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‘Kids On Earth’ worldwide ‘Global Kids’ project

Altrincham Preparatory School has been delighted to work with and be part of a worldwide project led by Howard Blumenthal. Howard is an American television and new media producer, author, educator, and executive, as well as a Visiting Scholar at the University of Pennsylvania. Born and raised in New York City and nearby suburbs, he is the son of author and Concentration producer Norm Blumenthal, and the grandson of radio and music retailer Harry Blumenthal. He is best known as the co-creator and producer of the Peabody Award winning series, about geography and world cultures for children, 'Where in the World is Carmen Sandiego?' 

Currently, Blumenthal is developing the Global Kids project, an initiative to use technology as a means to connect children from different countries and cultures. The objective is simple: to provide children and teenagers around the world with the opportunity to talk about their lives, their hopes and dreams. Monday 4th December saw Mrs. McKenna and a group of Altrincham Preparatory School boys, from Years 4, 5 and 6 engage in this worldwide project. This is what Howard had to say: 

A note from Howard :

Kids on Earth has now traveled to several schools to learn about the lives of local children and teenagers. We began in Kampala, Uganda at four different schools, then traveled to Hong Kong for children from several nations studying at a school for musical theater. Our third stop on what has become a world tour was Altrincham.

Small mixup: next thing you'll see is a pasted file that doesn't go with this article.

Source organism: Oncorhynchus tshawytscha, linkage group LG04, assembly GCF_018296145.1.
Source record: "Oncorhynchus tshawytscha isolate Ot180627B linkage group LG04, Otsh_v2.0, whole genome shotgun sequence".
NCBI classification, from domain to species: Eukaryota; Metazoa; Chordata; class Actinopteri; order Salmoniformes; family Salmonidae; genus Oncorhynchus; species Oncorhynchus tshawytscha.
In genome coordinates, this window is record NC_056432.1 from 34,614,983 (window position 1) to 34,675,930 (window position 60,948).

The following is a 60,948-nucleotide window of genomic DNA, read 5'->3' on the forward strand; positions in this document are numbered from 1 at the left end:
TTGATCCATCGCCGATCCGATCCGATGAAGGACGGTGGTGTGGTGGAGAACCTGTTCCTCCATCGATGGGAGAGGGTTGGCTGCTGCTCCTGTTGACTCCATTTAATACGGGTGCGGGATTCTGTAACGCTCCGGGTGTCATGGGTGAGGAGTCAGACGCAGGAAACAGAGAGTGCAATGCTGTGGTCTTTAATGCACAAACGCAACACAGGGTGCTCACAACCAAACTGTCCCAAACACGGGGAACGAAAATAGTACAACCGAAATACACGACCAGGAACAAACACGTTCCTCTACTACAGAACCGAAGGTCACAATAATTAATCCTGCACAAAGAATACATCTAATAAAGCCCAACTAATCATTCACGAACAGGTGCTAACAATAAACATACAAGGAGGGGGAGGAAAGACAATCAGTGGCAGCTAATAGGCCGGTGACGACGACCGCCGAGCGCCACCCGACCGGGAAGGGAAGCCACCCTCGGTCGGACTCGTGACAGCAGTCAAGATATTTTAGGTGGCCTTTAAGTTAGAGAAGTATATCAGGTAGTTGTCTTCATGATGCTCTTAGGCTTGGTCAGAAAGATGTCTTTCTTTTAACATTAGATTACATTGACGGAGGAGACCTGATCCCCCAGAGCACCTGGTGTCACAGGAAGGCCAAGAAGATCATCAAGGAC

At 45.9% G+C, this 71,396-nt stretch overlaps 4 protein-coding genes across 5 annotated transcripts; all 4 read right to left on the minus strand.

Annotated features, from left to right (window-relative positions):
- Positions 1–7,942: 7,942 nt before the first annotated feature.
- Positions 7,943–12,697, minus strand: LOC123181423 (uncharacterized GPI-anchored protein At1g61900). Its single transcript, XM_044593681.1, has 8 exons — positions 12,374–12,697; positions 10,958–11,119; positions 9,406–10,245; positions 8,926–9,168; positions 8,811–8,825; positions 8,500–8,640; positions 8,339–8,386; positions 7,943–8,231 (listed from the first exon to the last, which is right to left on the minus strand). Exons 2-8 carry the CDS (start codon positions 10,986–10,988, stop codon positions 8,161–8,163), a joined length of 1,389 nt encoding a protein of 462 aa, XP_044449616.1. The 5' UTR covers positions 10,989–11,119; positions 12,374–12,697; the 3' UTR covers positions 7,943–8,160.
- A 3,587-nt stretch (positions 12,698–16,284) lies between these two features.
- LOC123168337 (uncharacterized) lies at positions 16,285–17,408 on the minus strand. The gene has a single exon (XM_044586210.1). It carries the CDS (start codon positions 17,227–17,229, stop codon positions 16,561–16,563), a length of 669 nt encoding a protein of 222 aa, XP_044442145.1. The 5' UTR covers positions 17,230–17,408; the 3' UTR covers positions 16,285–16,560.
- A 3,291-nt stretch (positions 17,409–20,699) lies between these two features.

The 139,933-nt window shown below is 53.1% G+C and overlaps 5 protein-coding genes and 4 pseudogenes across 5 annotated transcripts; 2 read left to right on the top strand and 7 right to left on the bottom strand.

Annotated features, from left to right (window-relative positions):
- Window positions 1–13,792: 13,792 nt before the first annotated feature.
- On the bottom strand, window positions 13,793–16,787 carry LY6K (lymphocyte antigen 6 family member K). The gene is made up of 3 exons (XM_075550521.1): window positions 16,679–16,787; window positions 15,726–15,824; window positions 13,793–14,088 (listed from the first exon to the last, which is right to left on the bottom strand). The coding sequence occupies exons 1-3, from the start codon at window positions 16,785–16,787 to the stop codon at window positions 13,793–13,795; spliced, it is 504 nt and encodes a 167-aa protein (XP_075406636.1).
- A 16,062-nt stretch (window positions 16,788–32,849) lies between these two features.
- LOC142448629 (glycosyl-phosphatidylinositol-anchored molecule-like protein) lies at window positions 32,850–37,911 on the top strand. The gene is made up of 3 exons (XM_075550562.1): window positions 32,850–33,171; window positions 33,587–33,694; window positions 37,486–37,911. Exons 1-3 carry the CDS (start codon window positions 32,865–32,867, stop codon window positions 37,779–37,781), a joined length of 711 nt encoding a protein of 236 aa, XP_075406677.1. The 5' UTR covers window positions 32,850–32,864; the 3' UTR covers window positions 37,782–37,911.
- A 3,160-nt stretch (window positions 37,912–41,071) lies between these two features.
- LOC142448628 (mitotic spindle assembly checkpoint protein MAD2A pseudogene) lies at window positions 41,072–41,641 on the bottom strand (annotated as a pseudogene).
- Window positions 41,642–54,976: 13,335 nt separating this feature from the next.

It’s interesting to note that all three places are, or have been, associated with England. In both Kampala and Altrincham, students were carefully dressed in uniform, quite disciplined in their approach to learning, and wonderfully curious about the world. In fact, the similarities were striking, and so were the differences. The Hong Kong school was more informal because it presents an after-school program.

What have we learned so far? For this generation of children and teenagers, similarities far outnumber differences. Everybody reads Harry Potter, everybody dresses in a similar way, everybody enjoys similar school subjects (science has proven especially popular). It may seem obvious, but every child is deeply involved with their family. Everybody travels, perhaps some not as far as others, but there is a sense of international curiosity that everyone seems to share. Surprisingly, there was far less discussion about spending time online than I would have expected—this is so dominant in the U.S.

Through the winter months, we will be editing the interviews and posting them online with maps and commentary. As the weather improves, we’ll be off to visit other places. In the interim, we plan to record additional interviews with Russian and Ukrainian middle school children outside Philadelphia, and children from Puerto Rico who live in Pennsylvania. New partners have offered to record interviews with kids in Afghanistan and Pakistan, too—in languages other than English. We also hope to visit Mexico or South America in the spring.

Kids on Earth has only just begun, and we are extremely grateful for the help and enthusiasm provided by the students and staff of APS. We will be back in touch when there is video to be reviewed by parents, and then, by the rest of the community.

Thanks for the help, and for making me feel so welcome.


The school will keep you informed on when we can see our boys interviews on the Kids on Earth website.  

‘Kids On Earth’ worldwide ‘Global Kids’ project